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 Lieutenant A. M. Smith, Frontier Light Horse

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littlehand

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PostSubject: Lieutenant A. M. Smith, Frontier Light Horse   Sat Mar 17, 2012 9:25 pm

"Lieutenant A. M. Smith, Frontier Light Horse, whose rescue by Major Leet, 13th Light Infantry, at Inhlobane Mountain in March 1879, resulted in the latter being awarded the V.C.

A. Metcalfe Smith was a member of the 5th West York Militia before volunteering for service in the Frontier Light Horse, being commissioned into the latter unit as a Lieutenant in December 1878. Present at Inhlobane Mountain In March 1879, he resigned his commission in May of the same year. As stated above, it was the dramatic rescue of Smith by Major Leet of the 13th Light Infantry that resulted in the latter being awarded the V.C. A grateful Smith wrote to The Illustrated London News from Kambula Camp on 31 March 1879, describing the circumstances of his rescue:

‘I am most anxious to bring to your notice that, in the retreat from Inhlobane Mountain on 28th inst., Major Leet, of the 13th Light Infantry, who was quite a stranger to me, saved my life, with almost the certainty of losing his own life by doing so. We were going along the top of the mountain, pursued by the Zulus, when Major Leet said to Colonel Buller that the best way to get the men down was by the right side; and the Colonel said it was, and called out so to the men. However, everyone but Major Leet, myself and one other man, kept on to the front of the mountain; while we began to descend on the right side. Major Leet and the other man were on horseback, but I was on foot, my horse having been shot. When we had got down a little way, a great many Zulus rushed after us, and were catching us up very quickly. The side of the mountain was dreadfully steep and rugged, and there was no pathway at all. They were firing and throwing their assegais at us while they rushed upon us. The third man, whose name is unknown to me, was killed about halfway down. While I was running by myself and trying to catch up, I turned round and shot one with my revolver. I was then quite exhausted and out of breath, and intended to sit down and give up all chance of saving my life, as the Zulus were within a few yards of me; but Major Leet persisted in waiting for me, and called to me to catch hold of the pack-saddle he was riding, which I did. Major Leet then, finding that I could not keep beside the horse, I was so done up and the hill so steep and rugged, insisted, though I told him it was no use, on stopping and dragging me up behind him on the horse, which was also greatly exhausted. By the greatest good luck, he escaped from the bullets and assegais of the Zulus and got near the Colonel’s men, coming down the end of the mountain. Had it not been fro Major Leet, nothing could have saved me, and I owe him the deepest gratitude, which I shall feel as long as I live.’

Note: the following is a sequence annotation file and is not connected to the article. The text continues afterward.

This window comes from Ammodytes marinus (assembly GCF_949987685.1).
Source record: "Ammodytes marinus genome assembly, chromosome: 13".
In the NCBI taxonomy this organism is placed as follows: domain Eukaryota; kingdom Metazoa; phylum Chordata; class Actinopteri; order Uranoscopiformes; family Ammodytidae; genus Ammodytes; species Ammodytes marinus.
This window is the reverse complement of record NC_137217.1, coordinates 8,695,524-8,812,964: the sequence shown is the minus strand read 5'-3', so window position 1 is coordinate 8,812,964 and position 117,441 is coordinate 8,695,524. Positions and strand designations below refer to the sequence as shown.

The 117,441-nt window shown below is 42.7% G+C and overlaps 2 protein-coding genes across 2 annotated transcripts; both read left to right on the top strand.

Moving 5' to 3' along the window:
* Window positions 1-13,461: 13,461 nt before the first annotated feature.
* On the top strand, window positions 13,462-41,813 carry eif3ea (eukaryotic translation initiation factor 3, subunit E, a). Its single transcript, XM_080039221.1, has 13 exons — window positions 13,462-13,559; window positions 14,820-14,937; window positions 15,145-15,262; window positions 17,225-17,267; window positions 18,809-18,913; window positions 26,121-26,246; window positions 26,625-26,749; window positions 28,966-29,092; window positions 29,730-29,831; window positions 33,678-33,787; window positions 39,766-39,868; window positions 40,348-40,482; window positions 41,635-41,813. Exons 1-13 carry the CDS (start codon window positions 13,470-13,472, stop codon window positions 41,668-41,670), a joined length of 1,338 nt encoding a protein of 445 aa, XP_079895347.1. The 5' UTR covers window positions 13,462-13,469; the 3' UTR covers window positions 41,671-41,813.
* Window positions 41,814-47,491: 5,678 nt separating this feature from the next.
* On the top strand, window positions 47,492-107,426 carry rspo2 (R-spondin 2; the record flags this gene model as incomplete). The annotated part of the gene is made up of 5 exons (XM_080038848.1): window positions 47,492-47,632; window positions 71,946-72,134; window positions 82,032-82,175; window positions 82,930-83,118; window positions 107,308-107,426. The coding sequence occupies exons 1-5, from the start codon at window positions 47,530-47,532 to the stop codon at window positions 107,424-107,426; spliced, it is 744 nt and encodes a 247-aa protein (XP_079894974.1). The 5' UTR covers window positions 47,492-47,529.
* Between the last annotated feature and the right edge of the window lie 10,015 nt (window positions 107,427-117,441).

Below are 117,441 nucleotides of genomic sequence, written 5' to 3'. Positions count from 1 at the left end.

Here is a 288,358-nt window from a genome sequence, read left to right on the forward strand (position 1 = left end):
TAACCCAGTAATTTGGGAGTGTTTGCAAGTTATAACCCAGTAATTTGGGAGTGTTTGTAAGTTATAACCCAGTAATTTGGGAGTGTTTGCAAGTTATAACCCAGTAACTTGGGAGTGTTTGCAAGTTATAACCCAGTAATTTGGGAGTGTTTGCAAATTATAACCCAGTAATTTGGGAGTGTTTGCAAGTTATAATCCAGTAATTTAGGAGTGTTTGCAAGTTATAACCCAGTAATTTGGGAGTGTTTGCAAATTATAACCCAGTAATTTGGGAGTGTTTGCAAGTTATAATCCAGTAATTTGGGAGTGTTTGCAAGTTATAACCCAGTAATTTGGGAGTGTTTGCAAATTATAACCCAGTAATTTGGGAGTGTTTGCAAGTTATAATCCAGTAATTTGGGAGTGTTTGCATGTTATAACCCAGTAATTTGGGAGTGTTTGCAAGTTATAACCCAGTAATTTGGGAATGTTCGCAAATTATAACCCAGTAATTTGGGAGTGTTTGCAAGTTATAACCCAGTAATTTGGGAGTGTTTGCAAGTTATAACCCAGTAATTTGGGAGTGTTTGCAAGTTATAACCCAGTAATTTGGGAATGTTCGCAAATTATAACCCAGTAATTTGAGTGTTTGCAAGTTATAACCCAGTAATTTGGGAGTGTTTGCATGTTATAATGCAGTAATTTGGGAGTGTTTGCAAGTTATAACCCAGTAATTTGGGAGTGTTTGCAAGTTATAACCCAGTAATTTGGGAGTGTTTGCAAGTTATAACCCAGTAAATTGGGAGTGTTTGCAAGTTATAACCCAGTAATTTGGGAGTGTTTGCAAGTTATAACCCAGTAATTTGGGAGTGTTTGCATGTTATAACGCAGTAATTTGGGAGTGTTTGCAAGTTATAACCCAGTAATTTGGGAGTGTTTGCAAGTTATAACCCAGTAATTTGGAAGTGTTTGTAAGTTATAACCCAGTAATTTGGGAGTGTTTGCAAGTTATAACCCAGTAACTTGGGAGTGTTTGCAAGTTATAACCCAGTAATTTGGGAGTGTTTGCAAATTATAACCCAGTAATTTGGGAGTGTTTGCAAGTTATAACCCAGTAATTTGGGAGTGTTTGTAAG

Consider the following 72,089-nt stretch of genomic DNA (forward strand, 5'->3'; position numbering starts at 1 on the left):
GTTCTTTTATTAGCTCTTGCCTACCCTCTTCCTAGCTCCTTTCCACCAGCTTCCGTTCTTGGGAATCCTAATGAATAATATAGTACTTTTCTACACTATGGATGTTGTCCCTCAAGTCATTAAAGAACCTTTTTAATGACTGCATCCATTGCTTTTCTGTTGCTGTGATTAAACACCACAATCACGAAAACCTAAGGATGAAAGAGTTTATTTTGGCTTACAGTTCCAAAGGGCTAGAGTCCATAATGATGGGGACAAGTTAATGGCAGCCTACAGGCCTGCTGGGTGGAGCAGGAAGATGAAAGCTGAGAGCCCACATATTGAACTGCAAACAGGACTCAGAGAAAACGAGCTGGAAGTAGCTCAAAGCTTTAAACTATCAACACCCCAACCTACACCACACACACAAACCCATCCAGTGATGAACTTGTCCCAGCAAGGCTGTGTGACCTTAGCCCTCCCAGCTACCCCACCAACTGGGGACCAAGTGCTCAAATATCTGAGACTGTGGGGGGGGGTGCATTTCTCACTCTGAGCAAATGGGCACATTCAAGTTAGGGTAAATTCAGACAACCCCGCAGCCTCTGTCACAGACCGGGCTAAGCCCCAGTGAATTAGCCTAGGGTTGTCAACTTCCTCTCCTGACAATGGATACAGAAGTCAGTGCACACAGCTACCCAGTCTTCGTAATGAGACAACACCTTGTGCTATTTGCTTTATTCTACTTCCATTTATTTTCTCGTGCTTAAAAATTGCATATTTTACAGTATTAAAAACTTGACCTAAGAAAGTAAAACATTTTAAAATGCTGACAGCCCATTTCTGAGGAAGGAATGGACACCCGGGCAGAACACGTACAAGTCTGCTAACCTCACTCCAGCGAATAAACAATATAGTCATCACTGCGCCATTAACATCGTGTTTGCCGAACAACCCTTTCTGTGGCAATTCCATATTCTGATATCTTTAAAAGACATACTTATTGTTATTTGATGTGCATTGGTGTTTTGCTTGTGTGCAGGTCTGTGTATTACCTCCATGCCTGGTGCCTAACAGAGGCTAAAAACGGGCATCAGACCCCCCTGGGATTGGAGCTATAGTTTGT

The following announcement of the award of the Victoria Cross to Major William K. Leet, 1st Battalion, 13th Regiment, appeared in The London Gazette of 17 June 1879:

‘For his gallant conduct on 28 March 1879, in rescuing from the Zulus, Lieutenant A. M. Smith, of the Frontier Light Horse, during the retreat from Inhlobane. Lieutenant Smith, whilst on foot, his horse having been shot, was closely pursued by the Zulus, and would have been killed, had not Major Leet taken him upon his horse, and rode with him under the fire of the enemy to a place of safety.’"
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Jager1



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PostSubject: Re: Lieutenant A. M. Smith, Frontier Light Horse   Mon Mar 19, 2012 6:59 pm

Smith's medal is in my collection, during my research I found the following regarding Smith being later dismissed from the FLH, possibly a case of PTSD

Jager1



Lt Smith was Mentioned in Dispatches by Buller for his courage during the battle of Hlobane but sent out of camp in disgrace in May 1879 and resigned his Commission From the Times of Natal;

‘An unfortunate incident occurred here last night by which a promising young Officer of the Frontier Light Horse by the name of Smith has disgraced himself and thrown unmerited discredit on the fine corps of which he is a part. At 10pm the camp was alarmed by a shot, which caused everyone to stand to their Arms, though the call of ‘all right’ soon dissipated all fears of Zulu’s. …… Shortly after the same thing was repeated and it turned out that it was the Officer in Question who had drunk himself into a condition of frenzy and defied anyone to approach him. I believe he was only secured without doing damage by the judicious expedient of ‘extinguishing’ him with his own tent, and he passed the night spread-eagled to the wheels of a wagon. He was a repentant and sorrowful man this morning on finding he was dismissed with disgrace and ordered to be escorted over the Blood River to reflect on the consequences of his want of self control…’

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